The Unknown History of the Navajo Code Talkers

August 14th is the date of many historic events. It is the day when Winston Churchill and Franklin D. Roosevelt signed the Atlantic Charter in 1941, the whiffle ball was invented in 1953, and the U.S. Embassy reopened in Havana, Cuba in 2015. The fourteenth of August also holds another historic meaning by being known as National Navajo Code Talkers’ Day. The Navajo code talkers were a group of Navajo Native American men employed by the Marines to create a complex and secret language to help with phrasing military words and tactics. The group would soon become known as the “inventors of the unbreakable code.” Today, they are mainly remembered for their contributions in World War II, but still little is known about their history. 

The Navajo code talkers were born out of a need by the U.S. military during World Wars I and II. The military discovered they needed a quick and protected way to communicate to others in the military and keep their messages hidden from enemies. The Choctaw code talkers in World War I paved the way for the Navajo code talkers in World War II. During World War I, the Germans had broken every American code used up until the introduction into combat of the 142nd Infantry Regiment, 36th Division of the U.S. Army National Guard. The regiment included a company of Native Americans, particularly Choctaw Indians and members of the Cheyenne, Comanche, Cherokee, Osage, and Yankton Sioux tribes. Twenty-six different languages and dialects were spoken by the various tribes. Soon, the languages were used by 18 Choctaw soldiers to transmit messages to others. These messages were about troop movements and tactical plans and were unbreakable by German code breakers, leading to the group being renamed “code talkers.” 

About 20 years later, the Marines and Army brought back the code talkers to help with communications in the European and Pacific theaters during World War II. Philip Johnston was a World War I veteran and son of a missionary working with the Navajo tribes. Johnston based his recommendation on the code talkers’ experience in World War I and the complexity of the Navajo language. In 1942, 29 Navajo soldiers started boot camp and then moved to Camp Pendleton in California to develop the Navajo code, dictionary, and words for military terms. After training, a code talker was sent to the Pacific theater to work with the Marines.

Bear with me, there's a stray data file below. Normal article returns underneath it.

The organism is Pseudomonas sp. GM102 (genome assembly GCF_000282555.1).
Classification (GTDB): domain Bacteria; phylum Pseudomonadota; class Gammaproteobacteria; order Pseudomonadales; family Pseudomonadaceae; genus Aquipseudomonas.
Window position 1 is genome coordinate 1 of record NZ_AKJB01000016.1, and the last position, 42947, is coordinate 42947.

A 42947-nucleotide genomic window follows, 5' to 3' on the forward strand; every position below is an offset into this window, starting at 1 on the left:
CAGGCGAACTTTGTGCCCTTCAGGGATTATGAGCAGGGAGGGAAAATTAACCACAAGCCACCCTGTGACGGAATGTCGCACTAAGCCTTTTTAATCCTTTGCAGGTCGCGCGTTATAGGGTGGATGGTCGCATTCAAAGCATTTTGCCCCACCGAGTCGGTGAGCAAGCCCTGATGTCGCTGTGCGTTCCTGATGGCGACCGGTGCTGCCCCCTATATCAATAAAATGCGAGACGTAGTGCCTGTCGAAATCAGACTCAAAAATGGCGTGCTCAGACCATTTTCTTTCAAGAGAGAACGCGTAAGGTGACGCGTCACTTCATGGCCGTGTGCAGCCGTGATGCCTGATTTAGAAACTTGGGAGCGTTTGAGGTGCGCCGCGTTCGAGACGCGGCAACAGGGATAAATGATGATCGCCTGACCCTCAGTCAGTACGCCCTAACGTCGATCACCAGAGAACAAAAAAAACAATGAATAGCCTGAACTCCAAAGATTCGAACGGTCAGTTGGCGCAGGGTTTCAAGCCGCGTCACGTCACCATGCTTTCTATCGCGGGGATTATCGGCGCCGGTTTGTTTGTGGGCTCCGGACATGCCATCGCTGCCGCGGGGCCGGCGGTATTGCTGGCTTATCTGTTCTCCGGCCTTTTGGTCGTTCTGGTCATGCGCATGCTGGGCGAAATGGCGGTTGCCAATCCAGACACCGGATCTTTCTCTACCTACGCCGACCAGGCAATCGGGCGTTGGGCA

Throughout the war, the Navajo code talkers were praised for their precise skills and ability within the military. However, their work remained classified, leaving little room open for public recognition until 1968, when the work was declassified. In 1982, President Reagan gave the code talkers a Certificate of Recognition and named August 14th Navajo Code Talkers’ Day. Then, again, in 2000, President Clinton awarded the Congressional Gold Medal to the original World War II Navajo code talkers. Further honors came in 2001, 2002, 2008, and 2017. To this day, the dedication and commitment of the Navajo code talkers is celebrated and their story continues to be shared with future generations. 

Fun Facts: 

  • Many Native American languages had never been written down until the code talkers. 
  • The Navajo language is complex and unidentifiable to anyone without any familiarity with it. There is no alphabet or symbols within the language. 
  • The code talkers took part in many important events and battles, including D-Day, the Battle of the Bulge, and the liberation of Paris. Major Howard Connor once stated, “Were it not for the Navajos, the Marines would never have taken Iwo Jima.” At the beginning of the battle of Iwo Jima, six code talkers worked for the first two days straight without a break. The six sent out over 800 messages without any errors. 
  • While basing their codes on their native languages, the group also developed words for military terms that never existed in their own language. For example, “colonel” became “silver eagle,” “fighter plane” became “hummingbird,” and “pyrotechnic” became “fancy fire.” 
  • In addition to the Pacific Theater in World War II, code talkers served in North Africa and Europe. After the end of World War II, some Native Americans continued to serve as code talkers during the Korean and Vietnam wars. 



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